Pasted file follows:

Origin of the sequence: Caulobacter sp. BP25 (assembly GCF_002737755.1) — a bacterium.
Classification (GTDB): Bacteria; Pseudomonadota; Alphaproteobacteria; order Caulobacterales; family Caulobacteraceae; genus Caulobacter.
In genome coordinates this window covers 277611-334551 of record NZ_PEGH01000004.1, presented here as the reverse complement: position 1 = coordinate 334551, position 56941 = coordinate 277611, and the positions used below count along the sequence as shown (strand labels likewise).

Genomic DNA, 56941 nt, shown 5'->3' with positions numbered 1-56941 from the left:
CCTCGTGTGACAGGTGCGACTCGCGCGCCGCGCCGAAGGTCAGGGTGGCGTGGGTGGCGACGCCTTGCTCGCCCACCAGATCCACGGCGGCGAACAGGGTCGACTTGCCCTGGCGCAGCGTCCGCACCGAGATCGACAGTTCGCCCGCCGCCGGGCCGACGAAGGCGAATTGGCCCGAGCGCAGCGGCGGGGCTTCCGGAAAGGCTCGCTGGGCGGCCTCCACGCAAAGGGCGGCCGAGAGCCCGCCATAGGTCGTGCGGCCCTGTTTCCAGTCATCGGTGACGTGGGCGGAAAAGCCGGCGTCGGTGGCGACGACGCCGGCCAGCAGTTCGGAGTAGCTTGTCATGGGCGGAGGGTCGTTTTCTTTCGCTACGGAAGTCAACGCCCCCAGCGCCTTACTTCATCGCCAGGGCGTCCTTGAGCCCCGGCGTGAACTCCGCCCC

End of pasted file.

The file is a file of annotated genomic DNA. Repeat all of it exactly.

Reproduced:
Origin of the sequence: Caulobacter sp. BP25 (assembly GCF_002737755.1) — a bacterium.
Classification (GTDB): Bacteria; Pseudomonadota; Alphaproteobacteria; order Caulobacterales; family Caulobacteraceae; genus Caulobacter.
In genome coordinates this window covers 277611-334551 of record NZ_PEGH01000004.1, presented here as the reverse complement: position 1 = coordinate 334551, position 56941 = coordinate 277611, and the positions used below count along the sequence as shown (strand labels likewise).

Genomic DNA, 56941 nt, shown 5'->3' with positions numbered 1-56941 from the left:
CCTCGTGTGACAGGTGCGACTCGCGCGCCGCGCCGAAGGTCAGGGTGGCGTGGGTGGCGACGCCTTGCTCGCCCACCAGATCCACGGCGGCGAACAGGGTCGACTTGCCCTGGCGCAGCGTCCGCACCGAGATCGACAGTTCGCCCGCCGCCGGGCCGACGAAGGCGAATTGGCCCGAGCGCAGCGGCGGGGCTTCCGGAAAGGCTCGCTGGGCGGCCTCCACGCAAAGGGCGGCCGAGAGCCCGCCATAGGTCGTGCGGCCCTGTTTCCAGTCATCGGTGACGTGGGCGGAAAAGCCGGCGTCGGTGGCGACGACGCCGGCCAGCAGTTCGGAGTAGCTTGTCATGGGCGGAGGGTCGTTTTCTTTCGCTACGGAAGTCAACGCCCCCAGCGCCTTACTTCATCGCCAGGGCGTCCTTGAGCCCCGGCGTGAACTCCGCCCC